Daniel Greenstone, a teacher at Oak Park River Forest High School and an Oak Park resident, appeared at the Main Library on Tuesday, September 20 to talk about his debut novel, A Theory of Great Men. He spoke to an audience of about fifty people, many of whom seemed to know him.
Greenstone’s protagonist, George Cavaliere, shares many traits with the author—they are both history teachers who also coach basketball, are married and approaching forty. However, Greenstone insists that he is a boring, suburban teacher and hardly the subject for a novel whereas his protagonist is a bad boy.
One can hardly blame Greenstone for distancing himself from Cavaliere. who speaks recklessly about race, gender and culture. He has a penchant for dropping f-bombs and he is a relentless skirt chaser. It’s no wonder that he gets himself in trouble. In fact, given his free-wheeling ways I wondered how he managed to survive 15 years in public education, especially in a fictional suburban public high school known for being politically correct.
Despite the antics of the main character, Greenstone takes pains to show that underneath all that lack of charm is a sincere person who matures as the story progresses. Greenstone is an expert on Curious George and his hero reminds me a good deal of that mischievous monkey. I don’t buy that Cavaliere changes from a jerk to a sensitive guy in a few months. I know he has had several experiences that encourage this, but he’s been a scamp for so many years it’s hard to believe that he can make himself over sustain that radical of a change to his character.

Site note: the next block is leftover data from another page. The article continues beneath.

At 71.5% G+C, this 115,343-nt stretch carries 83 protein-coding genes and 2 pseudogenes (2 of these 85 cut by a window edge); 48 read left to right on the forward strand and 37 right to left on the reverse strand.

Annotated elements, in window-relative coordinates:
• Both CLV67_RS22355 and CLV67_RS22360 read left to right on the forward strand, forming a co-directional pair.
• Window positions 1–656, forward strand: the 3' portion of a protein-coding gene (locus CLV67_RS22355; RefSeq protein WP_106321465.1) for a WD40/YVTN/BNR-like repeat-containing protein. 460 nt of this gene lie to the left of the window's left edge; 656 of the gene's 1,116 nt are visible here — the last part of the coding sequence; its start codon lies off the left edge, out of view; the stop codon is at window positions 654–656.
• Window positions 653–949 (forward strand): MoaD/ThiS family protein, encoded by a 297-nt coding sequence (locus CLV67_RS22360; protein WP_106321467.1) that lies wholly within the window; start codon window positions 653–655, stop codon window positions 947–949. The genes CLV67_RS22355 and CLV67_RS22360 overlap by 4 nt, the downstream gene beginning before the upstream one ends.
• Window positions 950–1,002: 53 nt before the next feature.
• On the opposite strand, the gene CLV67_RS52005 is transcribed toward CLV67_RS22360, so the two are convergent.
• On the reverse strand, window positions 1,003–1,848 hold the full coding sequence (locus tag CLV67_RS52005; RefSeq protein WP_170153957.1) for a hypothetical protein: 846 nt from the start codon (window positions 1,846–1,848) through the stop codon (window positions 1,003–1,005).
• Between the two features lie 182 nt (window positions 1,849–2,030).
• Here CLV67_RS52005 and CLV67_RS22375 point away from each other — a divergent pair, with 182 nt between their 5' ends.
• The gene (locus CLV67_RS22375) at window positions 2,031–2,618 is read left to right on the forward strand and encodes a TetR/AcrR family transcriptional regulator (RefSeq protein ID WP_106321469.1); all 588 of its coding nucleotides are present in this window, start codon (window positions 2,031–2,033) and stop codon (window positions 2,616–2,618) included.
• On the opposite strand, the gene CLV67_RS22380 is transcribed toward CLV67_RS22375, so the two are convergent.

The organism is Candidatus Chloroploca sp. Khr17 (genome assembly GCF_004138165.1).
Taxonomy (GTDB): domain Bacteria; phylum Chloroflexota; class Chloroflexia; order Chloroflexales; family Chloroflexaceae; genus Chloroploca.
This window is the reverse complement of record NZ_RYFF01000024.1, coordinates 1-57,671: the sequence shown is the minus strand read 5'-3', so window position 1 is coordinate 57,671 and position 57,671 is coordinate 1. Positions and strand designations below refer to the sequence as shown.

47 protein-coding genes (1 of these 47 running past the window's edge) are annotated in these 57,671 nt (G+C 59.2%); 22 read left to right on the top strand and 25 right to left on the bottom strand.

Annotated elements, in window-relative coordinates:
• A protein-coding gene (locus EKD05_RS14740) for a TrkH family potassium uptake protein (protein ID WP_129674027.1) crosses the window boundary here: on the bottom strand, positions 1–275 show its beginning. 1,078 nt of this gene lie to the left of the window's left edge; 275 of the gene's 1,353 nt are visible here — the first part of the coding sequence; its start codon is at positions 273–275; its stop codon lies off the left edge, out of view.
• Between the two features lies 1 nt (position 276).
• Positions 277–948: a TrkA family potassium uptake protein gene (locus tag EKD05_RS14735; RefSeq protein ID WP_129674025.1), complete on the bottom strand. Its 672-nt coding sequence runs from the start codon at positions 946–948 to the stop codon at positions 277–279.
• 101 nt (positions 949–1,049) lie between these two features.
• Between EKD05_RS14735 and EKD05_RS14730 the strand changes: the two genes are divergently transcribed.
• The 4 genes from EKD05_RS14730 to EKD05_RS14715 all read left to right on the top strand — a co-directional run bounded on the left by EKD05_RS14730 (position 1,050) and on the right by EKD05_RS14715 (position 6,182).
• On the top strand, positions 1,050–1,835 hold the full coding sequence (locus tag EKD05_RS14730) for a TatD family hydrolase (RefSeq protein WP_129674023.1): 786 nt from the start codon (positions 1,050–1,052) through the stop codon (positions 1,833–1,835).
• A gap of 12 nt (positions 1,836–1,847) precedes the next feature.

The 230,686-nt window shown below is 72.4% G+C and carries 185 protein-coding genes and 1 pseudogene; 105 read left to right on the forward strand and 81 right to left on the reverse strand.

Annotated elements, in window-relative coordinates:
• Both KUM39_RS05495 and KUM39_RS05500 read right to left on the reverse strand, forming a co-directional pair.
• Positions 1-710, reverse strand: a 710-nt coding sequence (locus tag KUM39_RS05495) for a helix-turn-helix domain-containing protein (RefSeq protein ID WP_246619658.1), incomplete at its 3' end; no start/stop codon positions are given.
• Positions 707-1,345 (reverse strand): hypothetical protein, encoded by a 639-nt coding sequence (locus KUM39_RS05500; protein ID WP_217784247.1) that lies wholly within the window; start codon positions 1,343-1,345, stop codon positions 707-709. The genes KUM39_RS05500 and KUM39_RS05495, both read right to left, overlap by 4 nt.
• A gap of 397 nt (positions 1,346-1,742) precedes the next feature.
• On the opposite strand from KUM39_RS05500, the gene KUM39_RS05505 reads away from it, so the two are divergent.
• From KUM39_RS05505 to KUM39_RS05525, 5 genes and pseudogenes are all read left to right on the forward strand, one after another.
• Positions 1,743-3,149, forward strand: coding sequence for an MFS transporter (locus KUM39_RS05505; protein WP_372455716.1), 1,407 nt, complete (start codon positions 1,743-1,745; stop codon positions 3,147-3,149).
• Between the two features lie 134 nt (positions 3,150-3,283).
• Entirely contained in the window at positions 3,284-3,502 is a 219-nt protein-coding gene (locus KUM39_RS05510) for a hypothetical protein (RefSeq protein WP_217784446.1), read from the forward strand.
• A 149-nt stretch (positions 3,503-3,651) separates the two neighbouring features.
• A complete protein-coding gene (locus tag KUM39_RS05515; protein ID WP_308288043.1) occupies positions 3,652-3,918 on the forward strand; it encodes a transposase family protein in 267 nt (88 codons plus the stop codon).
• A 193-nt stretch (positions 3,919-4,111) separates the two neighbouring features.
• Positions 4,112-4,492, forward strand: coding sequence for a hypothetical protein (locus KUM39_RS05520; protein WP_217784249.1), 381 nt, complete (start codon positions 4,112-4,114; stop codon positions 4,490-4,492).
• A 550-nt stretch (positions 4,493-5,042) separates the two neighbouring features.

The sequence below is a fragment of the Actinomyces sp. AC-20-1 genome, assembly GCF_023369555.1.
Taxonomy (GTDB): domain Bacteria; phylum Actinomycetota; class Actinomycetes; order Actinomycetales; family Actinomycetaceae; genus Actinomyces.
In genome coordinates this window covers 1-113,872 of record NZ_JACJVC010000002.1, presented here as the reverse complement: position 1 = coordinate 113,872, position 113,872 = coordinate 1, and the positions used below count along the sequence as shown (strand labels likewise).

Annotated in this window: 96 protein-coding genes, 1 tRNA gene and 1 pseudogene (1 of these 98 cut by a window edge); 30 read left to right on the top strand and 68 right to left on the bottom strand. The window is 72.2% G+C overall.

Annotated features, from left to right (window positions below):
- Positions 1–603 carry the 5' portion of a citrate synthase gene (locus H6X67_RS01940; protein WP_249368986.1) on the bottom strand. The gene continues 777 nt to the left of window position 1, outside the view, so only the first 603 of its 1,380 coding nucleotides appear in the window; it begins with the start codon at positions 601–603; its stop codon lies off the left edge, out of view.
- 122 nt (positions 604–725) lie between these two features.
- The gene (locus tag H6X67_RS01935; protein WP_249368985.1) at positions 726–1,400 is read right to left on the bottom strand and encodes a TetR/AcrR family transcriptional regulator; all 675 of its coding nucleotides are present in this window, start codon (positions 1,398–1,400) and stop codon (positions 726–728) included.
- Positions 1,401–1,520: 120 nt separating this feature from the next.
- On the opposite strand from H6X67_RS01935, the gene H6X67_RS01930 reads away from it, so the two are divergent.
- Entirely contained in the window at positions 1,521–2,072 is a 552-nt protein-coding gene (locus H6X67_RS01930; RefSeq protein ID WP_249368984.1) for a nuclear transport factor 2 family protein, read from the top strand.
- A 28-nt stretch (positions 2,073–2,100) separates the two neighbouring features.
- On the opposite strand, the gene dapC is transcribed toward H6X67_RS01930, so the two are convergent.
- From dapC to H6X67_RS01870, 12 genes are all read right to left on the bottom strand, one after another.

Nevertheless, the novel has a wry and irreverent tone that is fun to read. The story moves at a brisk pace as Cavaliere makes one incredibly foolish decision after another. You know from the start that he is going to implode. His sarcastic remarks and unkind attitude towards everyone makes me wonder how it is that he ever had any friends or was able to find a nice girl to marry. He is just this side of being a bully and like all aggressive people doesn’t like others who are like him.
I thought the book was well-written, though, and contained enough about the travails of teachers, male sexual fantasies and information about history to be thought-provoking as well as entertaining. It is available locally at The Book Table.